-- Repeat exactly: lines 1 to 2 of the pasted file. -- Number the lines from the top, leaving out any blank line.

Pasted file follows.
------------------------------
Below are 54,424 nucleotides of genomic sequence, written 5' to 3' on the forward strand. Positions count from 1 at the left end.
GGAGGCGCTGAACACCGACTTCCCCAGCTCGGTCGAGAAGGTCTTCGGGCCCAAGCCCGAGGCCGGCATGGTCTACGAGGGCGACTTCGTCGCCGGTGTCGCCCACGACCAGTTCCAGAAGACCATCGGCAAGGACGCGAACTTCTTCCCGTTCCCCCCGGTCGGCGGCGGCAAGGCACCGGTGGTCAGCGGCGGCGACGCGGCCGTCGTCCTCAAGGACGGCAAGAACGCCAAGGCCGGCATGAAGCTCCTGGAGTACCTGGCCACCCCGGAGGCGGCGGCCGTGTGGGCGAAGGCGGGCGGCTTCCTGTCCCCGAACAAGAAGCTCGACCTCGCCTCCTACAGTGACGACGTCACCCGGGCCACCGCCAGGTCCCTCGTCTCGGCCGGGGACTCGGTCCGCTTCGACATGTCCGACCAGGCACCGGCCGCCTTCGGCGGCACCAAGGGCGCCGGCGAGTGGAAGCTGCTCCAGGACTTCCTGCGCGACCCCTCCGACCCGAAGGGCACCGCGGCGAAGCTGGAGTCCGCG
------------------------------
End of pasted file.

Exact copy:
Below are 54,424 nucleotides of genomic sequence, written 5' to 3' on the forward strand. Positions count from 1 at the left end.
GGAGGCGCTGAACACCGACTTCCCCAGCTCGGTCGAGAAGGTCTTCGGGCCCAAGCCCGAGGCCGGCATGGTCTACGAGGGCGACTTCGTCGCCGGTGTCGCCCACGACCAGTTCCAGAAGACCATCGGCAAGGACGCGAACTTCTTCCCGTTCCCCCCGGTCGGCGGCGGCAAGGCACCGGTGGTCAGCGGCGGCGACGCGGCCGTCGTCCTCAAGGACGGCAAGAACGCCAAGGCCGGCATGAAGCTCCTGGAGTACCTGGCCACCCCGGAGGCGGCGGCCGTGTGGGCGAAGGCGGGCGGCTTCCTGTCCCCGAACAAGAAGCTCGACCTCGCCTCCTACAGTGACGACGTCACCCGGGCCACCGCCAGGTCCCTCGTCTCGGCCGGGGACTCGGTCCGCTTCGACATGTCCGACCAGGCACCGGCCGCCTTCGGCGGCACCAAGGGCGCCGGCGAGTGGAAGCTGCTCCAGGACTTCCTGCGCGACCCCTCCGACCCGAAGGGCACCGCGGCGAAGCTGGAGTCCGCG